Written by Seymour Topping
There will be no centenary celebration in Russia for that historical 1917 event, which Russians have customarily hailed as the Great October Socialist Revolution.
The Czarist regime was then ousted and the way opened for the Leninist revolution and the establishment of a Communist government. Kremlin officials have told correspondents that the keystone event, which changed the world as well as Russia, would not be celebrated because there remained disagreement and division within the country about some of the turbulent consequences of the uprising. Analysts believe, however, that the decision to forego the much anticipated event was made by President Vladimir Putin because of his aversion to having crowds in the streets celebrating revolution as a means of overthrowing an unpopular ruler. With the Russian economy failing due to eroding demand for Russia-produced oil and the involvement in bloody wars in the Ukraine and Syria, Putin may have feared a lessening of his current high popularity rating. He resembles another Russian dictatorial leader, Nikita Khrushchev, in the tendency to undertake risky foreign policy adventures. But the two differ in how they viewed the Leninist revolution.
On Nov. 7, 1962, Khrushchev gave a large reception in the Kremlin for hundreds of Soviet officials and foreign diplomats to celebrate the 45th anniversary of Lenin’s Bolshevik Revolution. I was then The New York Times’ correspondent in Moscow, and, to my surprise, my wife, Audrey, then a freelance photographer, and I were invited to the reception. As it turned out, there was reason enough for the invitation, certainly more than the celebration of Lenin seizing power. Russia was then mired in the Cuban Missile Crisis and Moscow was a frightened city. At the reception, Khrushchev would tell me that the confrontation with the United States was at an end.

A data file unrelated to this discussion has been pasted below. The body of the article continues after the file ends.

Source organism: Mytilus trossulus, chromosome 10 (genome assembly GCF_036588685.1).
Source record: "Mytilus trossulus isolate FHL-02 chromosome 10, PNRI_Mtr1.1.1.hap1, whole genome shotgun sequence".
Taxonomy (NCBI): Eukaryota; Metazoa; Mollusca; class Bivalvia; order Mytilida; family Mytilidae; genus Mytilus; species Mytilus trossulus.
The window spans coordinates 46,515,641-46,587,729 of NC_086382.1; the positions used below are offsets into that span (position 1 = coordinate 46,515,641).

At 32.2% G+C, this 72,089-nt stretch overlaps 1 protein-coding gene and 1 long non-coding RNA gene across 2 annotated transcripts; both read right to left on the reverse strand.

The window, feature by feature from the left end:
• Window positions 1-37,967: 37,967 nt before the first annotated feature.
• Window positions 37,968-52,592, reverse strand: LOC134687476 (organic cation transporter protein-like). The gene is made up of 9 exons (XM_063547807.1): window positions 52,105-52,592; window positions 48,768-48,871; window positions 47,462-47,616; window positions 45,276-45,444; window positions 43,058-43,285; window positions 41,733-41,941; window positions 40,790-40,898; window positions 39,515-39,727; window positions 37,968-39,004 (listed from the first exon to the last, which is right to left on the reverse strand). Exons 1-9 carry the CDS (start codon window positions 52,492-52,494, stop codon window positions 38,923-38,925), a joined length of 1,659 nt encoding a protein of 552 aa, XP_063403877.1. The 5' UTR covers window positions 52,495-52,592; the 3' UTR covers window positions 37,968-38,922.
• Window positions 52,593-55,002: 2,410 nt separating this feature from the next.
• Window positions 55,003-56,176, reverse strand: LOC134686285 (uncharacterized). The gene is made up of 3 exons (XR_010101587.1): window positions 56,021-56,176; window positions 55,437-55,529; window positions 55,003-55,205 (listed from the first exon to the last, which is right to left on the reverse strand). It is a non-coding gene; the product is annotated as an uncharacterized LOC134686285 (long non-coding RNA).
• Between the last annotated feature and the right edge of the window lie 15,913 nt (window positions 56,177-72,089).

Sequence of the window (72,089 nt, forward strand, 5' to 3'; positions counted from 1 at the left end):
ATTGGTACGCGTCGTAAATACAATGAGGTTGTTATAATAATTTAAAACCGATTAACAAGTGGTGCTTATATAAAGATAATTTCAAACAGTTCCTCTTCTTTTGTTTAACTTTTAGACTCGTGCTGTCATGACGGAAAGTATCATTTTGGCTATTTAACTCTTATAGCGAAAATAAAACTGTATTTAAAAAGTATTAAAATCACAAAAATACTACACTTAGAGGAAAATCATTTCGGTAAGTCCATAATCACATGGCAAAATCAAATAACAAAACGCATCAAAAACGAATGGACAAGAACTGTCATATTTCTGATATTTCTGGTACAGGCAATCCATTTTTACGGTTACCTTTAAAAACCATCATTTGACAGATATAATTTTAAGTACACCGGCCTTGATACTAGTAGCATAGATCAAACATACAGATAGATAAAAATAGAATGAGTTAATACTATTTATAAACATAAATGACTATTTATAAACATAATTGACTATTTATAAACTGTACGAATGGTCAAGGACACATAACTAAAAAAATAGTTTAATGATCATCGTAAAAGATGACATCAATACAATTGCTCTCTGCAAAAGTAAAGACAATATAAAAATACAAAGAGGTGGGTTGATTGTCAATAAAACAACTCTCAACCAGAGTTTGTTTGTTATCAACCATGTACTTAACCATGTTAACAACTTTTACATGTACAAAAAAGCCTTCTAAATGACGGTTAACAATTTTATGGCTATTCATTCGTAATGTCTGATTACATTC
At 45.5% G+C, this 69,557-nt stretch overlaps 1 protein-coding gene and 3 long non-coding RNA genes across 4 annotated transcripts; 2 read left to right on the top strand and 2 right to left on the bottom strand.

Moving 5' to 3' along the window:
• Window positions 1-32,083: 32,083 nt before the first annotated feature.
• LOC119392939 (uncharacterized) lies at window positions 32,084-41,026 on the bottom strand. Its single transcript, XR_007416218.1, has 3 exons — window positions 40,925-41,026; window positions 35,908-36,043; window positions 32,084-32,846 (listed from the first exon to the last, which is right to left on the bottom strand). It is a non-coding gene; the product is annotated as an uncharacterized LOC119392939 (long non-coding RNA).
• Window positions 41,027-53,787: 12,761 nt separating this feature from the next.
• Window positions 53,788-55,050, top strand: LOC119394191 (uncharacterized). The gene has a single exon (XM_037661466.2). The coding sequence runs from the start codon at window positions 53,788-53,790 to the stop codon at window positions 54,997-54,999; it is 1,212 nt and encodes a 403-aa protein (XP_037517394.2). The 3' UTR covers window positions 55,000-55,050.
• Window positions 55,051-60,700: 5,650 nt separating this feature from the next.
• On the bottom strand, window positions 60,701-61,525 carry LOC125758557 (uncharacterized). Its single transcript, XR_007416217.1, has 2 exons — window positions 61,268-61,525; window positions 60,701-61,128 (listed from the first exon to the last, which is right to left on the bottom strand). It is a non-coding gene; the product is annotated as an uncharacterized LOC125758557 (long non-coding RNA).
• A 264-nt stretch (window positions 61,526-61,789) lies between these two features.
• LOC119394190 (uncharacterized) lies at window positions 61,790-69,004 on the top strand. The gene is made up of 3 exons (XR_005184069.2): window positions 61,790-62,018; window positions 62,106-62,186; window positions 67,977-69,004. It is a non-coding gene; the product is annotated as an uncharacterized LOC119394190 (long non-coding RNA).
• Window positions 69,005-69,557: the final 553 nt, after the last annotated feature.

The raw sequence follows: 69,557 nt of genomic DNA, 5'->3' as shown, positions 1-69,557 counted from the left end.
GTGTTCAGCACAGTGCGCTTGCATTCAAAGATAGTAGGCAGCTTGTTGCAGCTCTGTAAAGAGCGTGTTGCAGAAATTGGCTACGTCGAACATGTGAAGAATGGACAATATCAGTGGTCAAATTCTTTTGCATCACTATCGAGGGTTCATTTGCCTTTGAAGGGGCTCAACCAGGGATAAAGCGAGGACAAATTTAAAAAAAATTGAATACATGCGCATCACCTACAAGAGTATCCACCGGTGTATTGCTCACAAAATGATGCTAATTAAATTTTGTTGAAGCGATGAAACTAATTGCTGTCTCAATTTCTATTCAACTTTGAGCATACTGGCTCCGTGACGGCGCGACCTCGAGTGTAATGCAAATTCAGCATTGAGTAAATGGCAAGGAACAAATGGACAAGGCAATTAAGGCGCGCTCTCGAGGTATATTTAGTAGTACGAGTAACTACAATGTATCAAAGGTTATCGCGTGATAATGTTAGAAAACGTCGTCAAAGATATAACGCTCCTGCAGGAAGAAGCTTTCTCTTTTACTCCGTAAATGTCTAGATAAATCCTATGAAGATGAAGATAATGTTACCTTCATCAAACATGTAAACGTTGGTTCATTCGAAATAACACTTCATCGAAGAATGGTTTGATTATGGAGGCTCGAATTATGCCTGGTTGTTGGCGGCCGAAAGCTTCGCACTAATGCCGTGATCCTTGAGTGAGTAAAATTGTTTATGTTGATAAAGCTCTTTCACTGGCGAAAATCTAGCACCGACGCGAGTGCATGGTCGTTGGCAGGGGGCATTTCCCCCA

In the gilded banquet hall of the Palace of Congresses, Khrushchev stood, vodka glass in hand, behind a long table with other members of the ruling Presidium. Suddenly, to my consternation, I saw Audrey sidle out of the throng of guests to a spot directly before the Russian leaders, take her Leica out of her evening bag and begin photographing Khrushchev. I observed KGB agents converging on her from every part of the hall. Journalists had been required to check their cameras upon entering the hall, but Audrey had ignored the order. Unruffled by this blond apparition standing before him, Khrushchev waved off the KGB agents and posed smiling for Audrey. The photographs were destined to be published the next morning on the front page of The New York Times. When Khrushchev began to mingle with the guests, I approached him. He told me, as other correspondents gathered: “Tension has not yet completely eased, but our rockets are out of Cuba.” Grimly, he added: “We were very close, very, very close to a thermonuclear war.” During the night, the Russian leader had exchanged messages with President Kennedy.
As I spoke with Khrushchev, Audrey chatted with Nina, his wife, who stood nearby. Nina invited Audrey to tea and consented to her bringing a camera. The next afternoon, in a small reception room of the Kremlin, with a few wives of foreign ambassadors and members of the Presidium present, Audrey chatted over black tea and sweet cakes with Nina about our children and life in Moscow.
The Cuban Missile Crisis thus ended, at least for the Toppings, with a tea party.